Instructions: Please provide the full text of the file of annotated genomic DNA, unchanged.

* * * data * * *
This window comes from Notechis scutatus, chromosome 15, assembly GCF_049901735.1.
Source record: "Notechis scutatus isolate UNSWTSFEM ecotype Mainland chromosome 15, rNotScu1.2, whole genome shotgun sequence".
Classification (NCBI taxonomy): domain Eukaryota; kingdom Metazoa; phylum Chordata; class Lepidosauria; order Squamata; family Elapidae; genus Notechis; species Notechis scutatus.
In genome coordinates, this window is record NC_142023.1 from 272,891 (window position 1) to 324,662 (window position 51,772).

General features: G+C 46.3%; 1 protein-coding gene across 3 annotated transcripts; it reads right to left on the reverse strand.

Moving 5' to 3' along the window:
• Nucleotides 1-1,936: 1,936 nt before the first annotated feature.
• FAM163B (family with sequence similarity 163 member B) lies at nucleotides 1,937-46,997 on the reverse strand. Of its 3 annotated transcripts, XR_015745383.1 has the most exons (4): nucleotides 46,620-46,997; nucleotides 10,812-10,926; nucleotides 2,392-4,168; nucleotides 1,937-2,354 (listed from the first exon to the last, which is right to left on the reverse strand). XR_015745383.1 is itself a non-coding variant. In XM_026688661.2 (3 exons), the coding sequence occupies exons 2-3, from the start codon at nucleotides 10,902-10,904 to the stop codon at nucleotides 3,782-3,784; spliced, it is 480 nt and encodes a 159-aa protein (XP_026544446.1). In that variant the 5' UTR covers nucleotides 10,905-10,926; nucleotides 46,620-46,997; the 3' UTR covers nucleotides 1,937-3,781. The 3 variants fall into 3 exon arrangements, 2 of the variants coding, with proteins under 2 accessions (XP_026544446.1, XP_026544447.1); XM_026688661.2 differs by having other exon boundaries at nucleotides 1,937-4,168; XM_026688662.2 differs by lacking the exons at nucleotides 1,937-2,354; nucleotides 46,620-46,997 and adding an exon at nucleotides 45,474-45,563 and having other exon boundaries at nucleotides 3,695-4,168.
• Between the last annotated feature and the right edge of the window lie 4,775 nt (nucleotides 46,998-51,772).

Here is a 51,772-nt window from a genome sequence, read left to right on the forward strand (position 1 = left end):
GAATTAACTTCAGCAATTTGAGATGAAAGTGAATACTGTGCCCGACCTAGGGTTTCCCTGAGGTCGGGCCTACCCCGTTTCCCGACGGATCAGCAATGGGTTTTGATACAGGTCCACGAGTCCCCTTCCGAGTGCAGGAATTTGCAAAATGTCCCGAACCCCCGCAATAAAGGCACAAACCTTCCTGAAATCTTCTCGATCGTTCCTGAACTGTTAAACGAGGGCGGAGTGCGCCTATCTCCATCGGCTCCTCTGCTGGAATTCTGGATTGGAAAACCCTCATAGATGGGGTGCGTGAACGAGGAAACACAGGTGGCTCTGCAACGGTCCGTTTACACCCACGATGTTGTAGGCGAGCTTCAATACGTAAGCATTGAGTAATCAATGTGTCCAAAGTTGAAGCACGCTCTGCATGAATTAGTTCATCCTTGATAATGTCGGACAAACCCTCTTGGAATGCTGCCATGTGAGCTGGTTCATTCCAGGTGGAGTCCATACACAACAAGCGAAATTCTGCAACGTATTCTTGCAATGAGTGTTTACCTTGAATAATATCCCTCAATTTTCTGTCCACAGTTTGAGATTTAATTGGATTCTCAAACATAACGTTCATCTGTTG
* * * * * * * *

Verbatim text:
This window comes from Notechis scutatus, chromosome 15, assembly GCF_049901735.1.
Source record: "Notechis scutatus isolate UNSWTSFEM ecotype Mainland chromosome 15, rNotScu1.2, whole genome shotgun sequence".
Classification (NCBI taxonomy): domain Eukaryota; kingdom Metazoa; phylum Chordata; class Lepidosauria; order Squamata; family Elapidae; genus Notechis; species Notechis scutatus.
In genome coordinates, this window is record NC_142023.1 from 272,891 (window position 1) to 324,662 (window position 51,772).

General features: G+C 46.3%; 1 protein-coding gene across 3 annotated transcripts; it reads right to left on the reverse strand.

Moving 5' to 3' along the window:
• Nucleotides 1-1,936: 1,936 nt before the first annotated feature.
• FAM163B (family with sequence similarity 163 member B) lies at nucleotides 1,937-46,997 on the reverse strand. Of its 3 annotated transcripts, XR_015745383.1 has the most exons (4): nucleotides 46,620-46,997; nucleotides 10,812-10,926; nucleotides 2,392-4,168; nucleotides 1,937-2,354 (listed from the first exon to the last, which is right to left on the reverse strand). XR_015745383.1 is itself a non-coding variant. In XM_026688661.2 (3 exons), the coding sequence occupies exons 2-3, from the start codon at nucleotides 10,902-10,904 to the stop codon at nucleotides 3,782-3,784; spliced, it is 480 nt and encodes a 159-aa protein (XP_026544446.1). In that variant the 5' UTR covers nucleotides 10,905-10,926; nucleotides 46,620-46,997; the 3' UTR covers nucleotides 1,937-3,781. The 3 variants fall into 3 exon arrangements, 2 of the variants coding, with proteins under 2 accessions (XP_026544446.1, XP_026544447.1); XM_026688661.2 differs by having other exon boundaries at nucleotides 1,937-4,168; XM_026688662.2 differs by lacking the exons at nucleotides 1,937-2,354; nucleotides 46,620-46,997 and adding an exon at nucleotides 45,474-45,563 and having other exon boundaries at nucleotides 3,695-4,168.
• Between the last annotated feature and the right edge of the window lie 4,775 nt (nucleotides 46,998-51,772).

Here is a 51,772-nt window from a genome sequence, read left to right on the forward strand (position 1 = left end):
GAATTAACTTCAGCAATTTGAGATGAAAGTGAATACTGTGCCCGACCTAGGGTTTCCCTGAGGTCGGGCCTACCCCGTTTCCCGACGGATCAGCAATGGGTTTTGATACAGGTCCACGAGTCCCCTTCCGAGTGCAGGAATTTGCAAAATGTCCCGAACCCCCGCAATAAAGGCACAAACCTTCCTGAAATCTTCTCGATCGTTCCTGAACTGTTAAACGAGGGCGGAGTGCGCCTATCTCCATCGGCTCCTCTGCTGGAATTCTGGATTGGAAAACCCTCATAGATGGGGTGCGTGAACGAGGAAACACAGGTGGCTCTGCAACGGTCCGTTTACACCCACGATGTTGTAGGCGAGCTTCAATACGTAAGCATTGAGTAATCAATGTGTCCAAAGTTGAAGCACGCTCTGCATGAATTAGTTCATCCTTGATAATGTCGGACAAACCCTCTTGGAATGCTGCCATGTGAGCTGGTTCATTCCAGGTGGAGTCCATACACAACAAGCGAAATTCTGCAACGTATTCTTGCAATGAGTGTTTACCTTGAATAATATCCCTCAATTTTCTGTCCACAGTTTGAGATTTAATTGGATTCTCAAACATAACGTTCATCTGTTG